Let’s take a closer look at what David had to lose—had to purposefully give up. David chose to make God an abiding passion and a top priority in his life. One of his first acts as king is to secure a place for the Ark of the Covenant, and then to bring the Ark to that place with all the pomp and ceremony of an intense worship service, including the dancing we talked about earlier. And David deliberately gave himself up to worship. The phrase “David danced before the Lord with all his might,” suggests that David was able to completely forget himself, to let his ego go in order to be lost in the wonder of God’s presence. And note, too, David’s linen ephod. An ephod was a religious garment, most commonly worn by priests when leading worship. The point of such a garment is to symbolically hide the person underneath in order to allow God to be foregrounded. It’s the equivalent of the white alb that worship leaders in our church wear so that no one person stands out and distracts from worship. And in this worship procession and dance that David was part of, there would have been numerous people wearing ephods. David would have blended right in. In other words, David willingly set aside his royal robes—the most visible mark of his office and his importance—and wore something that everyone else was wearing. He literally allowed himself to be lost in worship. And he could do this because he had already decided that God—not himself—was the most important focus in his life.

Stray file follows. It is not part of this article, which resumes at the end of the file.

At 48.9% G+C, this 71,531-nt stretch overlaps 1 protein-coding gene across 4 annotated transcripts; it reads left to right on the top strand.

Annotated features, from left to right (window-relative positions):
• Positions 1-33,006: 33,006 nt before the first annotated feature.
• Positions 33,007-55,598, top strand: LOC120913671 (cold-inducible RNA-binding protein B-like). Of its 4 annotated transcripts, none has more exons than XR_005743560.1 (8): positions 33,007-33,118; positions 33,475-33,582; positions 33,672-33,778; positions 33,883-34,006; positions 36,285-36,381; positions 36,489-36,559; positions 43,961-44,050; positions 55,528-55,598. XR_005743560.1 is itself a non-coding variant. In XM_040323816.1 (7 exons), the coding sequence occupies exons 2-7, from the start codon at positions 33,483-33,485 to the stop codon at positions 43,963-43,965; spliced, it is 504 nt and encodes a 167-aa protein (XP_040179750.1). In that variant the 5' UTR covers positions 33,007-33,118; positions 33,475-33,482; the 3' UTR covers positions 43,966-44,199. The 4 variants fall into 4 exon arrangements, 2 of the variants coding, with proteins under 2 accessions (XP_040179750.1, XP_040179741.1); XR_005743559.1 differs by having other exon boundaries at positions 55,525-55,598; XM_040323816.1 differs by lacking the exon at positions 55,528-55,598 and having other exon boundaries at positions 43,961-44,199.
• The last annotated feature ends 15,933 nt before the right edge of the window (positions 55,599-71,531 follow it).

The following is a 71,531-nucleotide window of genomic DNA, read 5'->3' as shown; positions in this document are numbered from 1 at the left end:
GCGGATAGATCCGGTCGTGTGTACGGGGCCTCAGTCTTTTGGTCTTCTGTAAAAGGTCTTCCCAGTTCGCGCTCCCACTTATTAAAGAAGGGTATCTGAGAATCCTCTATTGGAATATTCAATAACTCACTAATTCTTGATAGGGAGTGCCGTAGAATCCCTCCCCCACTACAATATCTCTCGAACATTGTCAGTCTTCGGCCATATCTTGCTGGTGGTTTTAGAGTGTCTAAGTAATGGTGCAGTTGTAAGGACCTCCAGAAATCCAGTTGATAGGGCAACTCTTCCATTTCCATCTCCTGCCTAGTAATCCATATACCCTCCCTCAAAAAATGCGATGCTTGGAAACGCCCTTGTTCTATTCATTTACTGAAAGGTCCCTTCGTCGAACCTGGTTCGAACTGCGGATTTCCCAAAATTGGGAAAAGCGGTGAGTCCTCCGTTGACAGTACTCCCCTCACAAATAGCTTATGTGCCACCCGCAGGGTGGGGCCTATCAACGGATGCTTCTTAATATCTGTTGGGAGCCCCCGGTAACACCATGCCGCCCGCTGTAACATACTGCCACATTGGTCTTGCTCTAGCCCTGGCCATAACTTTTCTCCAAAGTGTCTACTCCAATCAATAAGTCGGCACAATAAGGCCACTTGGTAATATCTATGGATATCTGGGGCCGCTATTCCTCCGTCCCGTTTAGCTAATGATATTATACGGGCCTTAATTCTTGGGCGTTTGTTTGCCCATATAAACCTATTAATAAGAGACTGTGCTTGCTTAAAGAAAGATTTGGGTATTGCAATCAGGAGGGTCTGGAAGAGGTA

By setting aside his royal robes and joining in with everyone else as just another worshiper, David was deliberately giving up some of his royal prestige and authority, as well as the opportunity to consolidate his own power. He could have simply watched the proceedings from his royal box, dressed in his royal robes and surrounded by his retinue, allowing the majesty of the worship and the presence of the Ark of the Covenant to burnish his own glory. It would have been a chance for David to demonstrate his absolute authority over all aspects of life in Israel. I suspect that this was the true reason David’s wife, Michal, was so upset. The Scripture reminds us that Michal was the daughter of King Saul, thus a royal princess. Growing up in Saul’s household, Michal would have been familiar with all the royal protocols and known all the important power-brokers in the kingdom. Michal knew what royal authority was supposed to look like. And I think that when she saw David throwing off his royal garments in favor of a linen ephod, she was disgusted at the way he was so easily tossing all that authority and prestige aside. Just after our reading for today, the book of 2 Samuel goes on to tell us that Michal confronted David afterward, accusing him of losing face and damaging his royal reputation in front of the household staff.